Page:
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The IMF forecast Thursday that Iraq's economy would grow around nine percent this year helped by surging oil production, but said Baghdad needs to do more to support private, non-oil business.
Ten years after the launch of the US war on Iraq, the International Monetary Fund said the country had been successful at maintaining macroeconomic stability despite a difficult political and security environment.
The economy grew around 8 percent last year underpinned by rising oil production and "robust" non-oil activity.
Growth should pick up again this year as oil output was predicted to gain about 10 percent to 3.3 million barrels a day.
Inflation was held down to six percent in 2012 and should fall this year, and the central bank's reserves mounted to $70 billion by the end of last year, the IMF said after a mission to the country.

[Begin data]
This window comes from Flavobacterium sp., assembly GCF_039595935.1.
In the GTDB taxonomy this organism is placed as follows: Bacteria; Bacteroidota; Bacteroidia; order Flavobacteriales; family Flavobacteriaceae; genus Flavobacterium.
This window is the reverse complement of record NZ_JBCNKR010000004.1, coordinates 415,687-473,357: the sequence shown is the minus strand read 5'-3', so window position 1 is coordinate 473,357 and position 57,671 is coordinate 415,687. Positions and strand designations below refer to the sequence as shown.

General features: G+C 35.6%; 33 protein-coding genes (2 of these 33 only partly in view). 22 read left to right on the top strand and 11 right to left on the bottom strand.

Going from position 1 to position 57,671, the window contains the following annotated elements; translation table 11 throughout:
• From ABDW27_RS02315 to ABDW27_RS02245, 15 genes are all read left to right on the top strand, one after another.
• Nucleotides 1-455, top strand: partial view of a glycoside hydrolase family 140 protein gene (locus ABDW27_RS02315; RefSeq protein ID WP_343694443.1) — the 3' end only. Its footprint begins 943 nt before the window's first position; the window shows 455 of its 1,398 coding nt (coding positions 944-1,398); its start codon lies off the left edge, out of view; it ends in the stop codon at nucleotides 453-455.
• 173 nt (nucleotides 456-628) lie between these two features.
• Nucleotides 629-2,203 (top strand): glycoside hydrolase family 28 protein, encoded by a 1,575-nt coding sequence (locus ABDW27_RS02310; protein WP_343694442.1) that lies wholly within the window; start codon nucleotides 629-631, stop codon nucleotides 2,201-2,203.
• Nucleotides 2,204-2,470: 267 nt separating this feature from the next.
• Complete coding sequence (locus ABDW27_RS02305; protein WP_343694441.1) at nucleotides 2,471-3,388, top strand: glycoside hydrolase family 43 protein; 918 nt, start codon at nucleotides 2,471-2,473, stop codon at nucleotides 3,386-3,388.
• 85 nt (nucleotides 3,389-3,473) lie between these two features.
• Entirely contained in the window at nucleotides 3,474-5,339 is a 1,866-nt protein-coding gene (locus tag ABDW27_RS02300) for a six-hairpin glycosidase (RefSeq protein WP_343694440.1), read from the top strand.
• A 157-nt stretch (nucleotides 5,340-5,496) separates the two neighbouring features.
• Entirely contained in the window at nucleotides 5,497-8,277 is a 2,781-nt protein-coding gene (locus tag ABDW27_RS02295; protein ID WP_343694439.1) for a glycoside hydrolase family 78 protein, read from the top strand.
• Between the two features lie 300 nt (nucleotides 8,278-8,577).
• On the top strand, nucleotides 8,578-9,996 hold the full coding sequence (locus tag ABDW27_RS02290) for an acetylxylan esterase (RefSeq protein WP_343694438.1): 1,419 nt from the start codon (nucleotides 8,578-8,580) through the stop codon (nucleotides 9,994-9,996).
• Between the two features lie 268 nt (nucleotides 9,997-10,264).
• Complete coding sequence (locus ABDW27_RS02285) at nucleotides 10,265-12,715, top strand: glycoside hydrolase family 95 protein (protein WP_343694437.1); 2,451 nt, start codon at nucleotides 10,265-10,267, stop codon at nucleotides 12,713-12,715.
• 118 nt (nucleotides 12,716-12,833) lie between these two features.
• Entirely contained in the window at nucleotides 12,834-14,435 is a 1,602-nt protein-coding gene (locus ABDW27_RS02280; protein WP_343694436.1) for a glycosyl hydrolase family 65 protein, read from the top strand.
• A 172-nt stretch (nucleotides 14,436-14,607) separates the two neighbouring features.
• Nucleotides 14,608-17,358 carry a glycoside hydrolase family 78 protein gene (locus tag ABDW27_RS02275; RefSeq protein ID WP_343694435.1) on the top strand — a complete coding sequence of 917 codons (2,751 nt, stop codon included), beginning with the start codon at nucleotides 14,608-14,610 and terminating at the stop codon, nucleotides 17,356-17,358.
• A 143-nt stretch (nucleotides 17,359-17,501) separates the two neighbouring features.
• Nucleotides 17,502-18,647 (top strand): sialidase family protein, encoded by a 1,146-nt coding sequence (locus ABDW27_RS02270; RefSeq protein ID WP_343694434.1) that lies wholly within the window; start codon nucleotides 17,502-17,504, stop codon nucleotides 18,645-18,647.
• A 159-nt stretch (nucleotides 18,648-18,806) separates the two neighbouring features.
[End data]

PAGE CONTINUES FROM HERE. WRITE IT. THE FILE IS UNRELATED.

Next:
But the IMF said Baghdad needed better controls of state spending, including ending off-budget disbursements, and it urged the Central Bank of Iraq to step up bank monitoring and slowly liberalize the foreign exchange market.
Moreover, the IMF said, "Iraq will need to address serious medium-term challenges in order to be able to create the conditions for high and sustainable growth that is necessary to improve the living standards of its people."
The economy "continues to suffer from severe structural weaknesses such as a small non-oil sector, high unemployment, public sector dominance, and a weak business environment."
It said the government needs to formulate a long-term strategy to foster the growth of the non-oil sector, opening more opportunities to private business and providing more room for private banks, which it said operate at a disadvantage to weak state-owned banks.